The second release of the Q3 national accounts revised up the initial assessment of GDP growth. Instead of expanding by 2.8% (q-o-q annualized), GDP accelerated by 3.6%, up from a 2.5% rate in Q2 and 1.1% increase in Q1. Inventories were the main driver behind the increase in activity but they could translate into a drag on Q4 growth. Elsewhere, personal consumption growth moderated to 1.4% (q-o-q annualized) in Q3 from 1.8% in Q2 and 2.3% in Q1. Consumer activity has been buffeted by adverse fiscal headwinds this year when the Federal government released a torrent of tax hikes and spending cuts in Q1. There has been some good news on the consumption front, notably in hiring. Non-farm payrolls rose by 203,000 last month following October’s 200,000 increase, while the unemployment rate fell back from 7.3% to 7.0%. In addition, personal expenditure entered Q4 on a positive note, with retail sales rising by 0.4% (m-o-m) in October.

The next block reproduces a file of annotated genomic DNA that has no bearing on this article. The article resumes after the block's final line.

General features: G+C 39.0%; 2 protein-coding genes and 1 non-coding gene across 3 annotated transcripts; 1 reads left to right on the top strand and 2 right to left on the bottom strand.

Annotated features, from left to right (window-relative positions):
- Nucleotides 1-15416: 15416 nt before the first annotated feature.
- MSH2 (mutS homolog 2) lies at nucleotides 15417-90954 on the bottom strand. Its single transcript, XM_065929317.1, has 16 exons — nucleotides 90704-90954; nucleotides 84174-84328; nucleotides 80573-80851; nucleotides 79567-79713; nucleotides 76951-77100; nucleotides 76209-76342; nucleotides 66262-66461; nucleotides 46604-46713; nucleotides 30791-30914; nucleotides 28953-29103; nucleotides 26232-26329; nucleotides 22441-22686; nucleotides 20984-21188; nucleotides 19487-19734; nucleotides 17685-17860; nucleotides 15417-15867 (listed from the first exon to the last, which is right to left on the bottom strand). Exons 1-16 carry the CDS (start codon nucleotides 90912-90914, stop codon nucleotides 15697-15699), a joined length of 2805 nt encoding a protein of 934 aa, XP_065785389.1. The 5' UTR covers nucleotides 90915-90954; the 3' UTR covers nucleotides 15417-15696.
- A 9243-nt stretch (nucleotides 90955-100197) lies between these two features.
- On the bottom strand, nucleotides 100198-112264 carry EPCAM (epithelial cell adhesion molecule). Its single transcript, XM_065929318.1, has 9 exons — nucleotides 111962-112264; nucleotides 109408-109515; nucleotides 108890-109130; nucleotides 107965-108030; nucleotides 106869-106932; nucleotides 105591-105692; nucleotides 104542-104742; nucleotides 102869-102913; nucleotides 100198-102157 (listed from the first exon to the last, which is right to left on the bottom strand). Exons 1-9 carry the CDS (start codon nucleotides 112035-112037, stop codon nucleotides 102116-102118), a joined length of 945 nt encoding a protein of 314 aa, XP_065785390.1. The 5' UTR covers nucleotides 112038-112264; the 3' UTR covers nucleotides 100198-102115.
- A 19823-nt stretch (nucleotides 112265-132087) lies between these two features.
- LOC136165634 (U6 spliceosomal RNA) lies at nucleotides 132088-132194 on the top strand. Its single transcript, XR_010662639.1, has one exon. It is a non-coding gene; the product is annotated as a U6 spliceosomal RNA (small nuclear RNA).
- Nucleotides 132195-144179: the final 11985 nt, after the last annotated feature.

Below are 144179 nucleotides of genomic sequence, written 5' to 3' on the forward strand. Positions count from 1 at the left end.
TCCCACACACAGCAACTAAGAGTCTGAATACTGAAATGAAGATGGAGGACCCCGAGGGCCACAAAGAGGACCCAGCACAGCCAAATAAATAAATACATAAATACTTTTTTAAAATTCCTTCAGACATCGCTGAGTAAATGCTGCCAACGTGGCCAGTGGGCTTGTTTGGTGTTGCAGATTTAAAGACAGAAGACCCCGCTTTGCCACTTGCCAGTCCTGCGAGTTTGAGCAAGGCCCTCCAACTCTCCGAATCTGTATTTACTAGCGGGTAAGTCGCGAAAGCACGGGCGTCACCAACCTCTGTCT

November’s forward-looking ISM survey for manufacturing showed factories ramping up production ahead of the start of the holiday spending spree. This does not mean that the industrial picture is completely rosy, however. Federal budget reductions, especially in defense spending, hit manufacturers hard this year (with more cuts possibly forthcoming in January). Indeed, October orders for durables were disrupted by the volatile aircraft/transportation component which declined sharply. Our panel’s forecasts for investment and production are largely unchanged. The 2014 GDP estimate has also remained unchanged, at 2.6% this month, with the financial markets trying to come to terms with the fact that monetary tapering is now likely to come sooner rather than later, and possibly as early as this month.
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